Little small talk goes a long, long way

June 6, 2003

With research cash increasingly targeted at interdiscipIinary study and cutting-edge science becoming ever-more complex, the aphorism 'it's not what you know but who you know' has never been more apt. Harriet Swain explains why networking is now a key academic skill

Soon after being appointed secretary of state for education, Charles Clarke attended a drinks party at a flat in London's Covent Garden.

He had previously met very few of his fellow guests and barely knew the hostess. Neither did the gathering have anything to do with his new official duties; indeed the invitation had been issued some time before his appointment. The party had one purpose only - networking.

Carole Stone, author of Networking - The Art of Making Friends and host of the "salon" attended by Clarke, says that while it had a more educational feel than her usual regular Monday evening gatherings, she did not compromise her belief in a "good mix". Guests included Anthony Smith, president of Magdalen College, Oxford, who had known Stone's husband when they both worked on Panorama ; geneticist Steve Jones, whom she had met at a wedding party; Vernon Bogdanor, professor of government at Oxford University, to whom she had been introduced by Rabbi Julia Neuberger; and a couple of young education journalists suggested by friends and contacts.

Stone is clear about the benefits of networking. "If there was going to be something extra in the national curriculum, then learning small talk should be it," she says. "People who cannot do small talk often cannot do big talk either." Mention the word networking to many academics, however, and they recoil in horror. Their minds are supposed to be on far higher things than who is in or out and whom they should be sharing canapes with in order to get on.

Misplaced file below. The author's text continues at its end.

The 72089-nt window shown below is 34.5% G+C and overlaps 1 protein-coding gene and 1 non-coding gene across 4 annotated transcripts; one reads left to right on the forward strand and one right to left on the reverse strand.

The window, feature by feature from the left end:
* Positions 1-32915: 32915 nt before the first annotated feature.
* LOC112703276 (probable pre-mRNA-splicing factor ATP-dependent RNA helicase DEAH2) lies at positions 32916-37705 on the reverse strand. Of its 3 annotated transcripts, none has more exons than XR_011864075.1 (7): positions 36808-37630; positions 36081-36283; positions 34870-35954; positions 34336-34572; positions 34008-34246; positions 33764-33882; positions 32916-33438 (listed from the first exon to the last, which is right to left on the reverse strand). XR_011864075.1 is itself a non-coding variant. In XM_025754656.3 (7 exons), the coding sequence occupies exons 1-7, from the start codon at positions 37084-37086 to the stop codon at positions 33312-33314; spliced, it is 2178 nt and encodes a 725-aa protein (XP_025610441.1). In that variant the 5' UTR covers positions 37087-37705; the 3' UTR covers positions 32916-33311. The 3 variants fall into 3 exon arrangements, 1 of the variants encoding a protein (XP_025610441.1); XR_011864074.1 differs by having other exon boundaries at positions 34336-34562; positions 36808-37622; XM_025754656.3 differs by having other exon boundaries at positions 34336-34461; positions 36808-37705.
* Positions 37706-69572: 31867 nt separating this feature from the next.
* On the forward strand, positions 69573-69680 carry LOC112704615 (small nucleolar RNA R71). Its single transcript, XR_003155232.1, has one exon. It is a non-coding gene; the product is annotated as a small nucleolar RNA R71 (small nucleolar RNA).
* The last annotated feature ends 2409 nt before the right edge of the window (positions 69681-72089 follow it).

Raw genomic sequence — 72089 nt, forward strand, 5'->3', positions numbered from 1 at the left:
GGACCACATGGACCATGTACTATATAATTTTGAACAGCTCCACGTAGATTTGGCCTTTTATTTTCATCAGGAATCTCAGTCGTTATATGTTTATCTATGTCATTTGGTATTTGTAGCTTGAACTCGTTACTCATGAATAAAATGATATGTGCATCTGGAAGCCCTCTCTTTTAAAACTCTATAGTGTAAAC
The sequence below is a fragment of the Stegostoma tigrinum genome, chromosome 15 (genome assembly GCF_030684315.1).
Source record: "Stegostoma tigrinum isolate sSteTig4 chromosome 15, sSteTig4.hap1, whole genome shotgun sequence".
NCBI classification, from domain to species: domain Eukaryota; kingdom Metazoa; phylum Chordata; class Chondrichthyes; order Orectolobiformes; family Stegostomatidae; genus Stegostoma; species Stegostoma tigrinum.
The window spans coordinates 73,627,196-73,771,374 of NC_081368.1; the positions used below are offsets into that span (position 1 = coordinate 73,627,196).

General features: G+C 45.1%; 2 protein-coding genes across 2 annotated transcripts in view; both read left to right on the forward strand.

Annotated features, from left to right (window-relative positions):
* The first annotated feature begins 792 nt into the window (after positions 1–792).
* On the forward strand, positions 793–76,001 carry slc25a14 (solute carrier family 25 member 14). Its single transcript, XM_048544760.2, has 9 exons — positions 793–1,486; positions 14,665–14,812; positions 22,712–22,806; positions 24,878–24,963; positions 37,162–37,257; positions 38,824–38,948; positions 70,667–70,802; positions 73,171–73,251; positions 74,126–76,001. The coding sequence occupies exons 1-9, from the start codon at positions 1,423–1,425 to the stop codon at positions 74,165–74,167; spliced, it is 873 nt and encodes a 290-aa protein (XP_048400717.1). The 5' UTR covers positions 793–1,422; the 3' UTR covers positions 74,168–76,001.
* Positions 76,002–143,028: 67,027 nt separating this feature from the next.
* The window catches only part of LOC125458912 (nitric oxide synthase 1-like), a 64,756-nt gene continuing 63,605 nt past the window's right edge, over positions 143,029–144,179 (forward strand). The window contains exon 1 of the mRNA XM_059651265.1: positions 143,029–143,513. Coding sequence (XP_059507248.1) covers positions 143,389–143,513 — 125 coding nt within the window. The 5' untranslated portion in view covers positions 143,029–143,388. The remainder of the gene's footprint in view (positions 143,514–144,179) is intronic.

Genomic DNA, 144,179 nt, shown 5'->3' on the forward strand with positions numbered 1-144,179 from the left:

Yet networking - whether chatting to someone at a conference, contacting the author of a journal paper or joining a learned society - has always been part of academic life. And as new ways of communicating emerge, through technologies such as the internet and video conferencing, so networks are becoming wider, more diffuse and, many argue, more important.

David Gadian, professor of biophysics at the Institute of Child Health in London, says he is no big networker himself. Nevertheless, he recognises that every scientist must get out and build relationships - with their own research team, neighbouring teams and other researchers worldwide - simply to keep abreast of advances in their specialisms. Much successful academic work depends on developing a knack for spotting the important snippet of information at conferences, he says. "You can argue that serendipity comes into play, and you can predict to which people serendipity will happen."

One reason why networking may be growing in importance is the emphasis on interdisciplinarity. It is rare nowadays, particularly in science, for academics to work entirely alone. This is partly a matter of finance - it is easier for a group to raise what is needed to fund projects. There are also more grants aimed at encouraging interdisciplinary work. But, more crucially, it is becoming increasingly difficult for a single researcher to know enough to carry out their work without consulting specialists in other fields.

Younger academics in particular have also become keen to broaden the scope of their search for inspiration. Mark Lythgoe, a neurophysiologist at the Institute of Child Health and determined networker, has collaborated with artists and film-makers, and reviews for the Radio 4 arts programme Front Row . He advocates using the strict methods of science in combination with insights gained from the arts to help explain the world better. To that end, he has brought in a permanent artist to work alongside scientists at the institute, and he urges his colleagues to attend outside events in order to become more well-rounded. "I get up in the morning and I look at the world differently every day because of the experience I have had in collaborations with people," he says. "The power of networking should not be underestimated."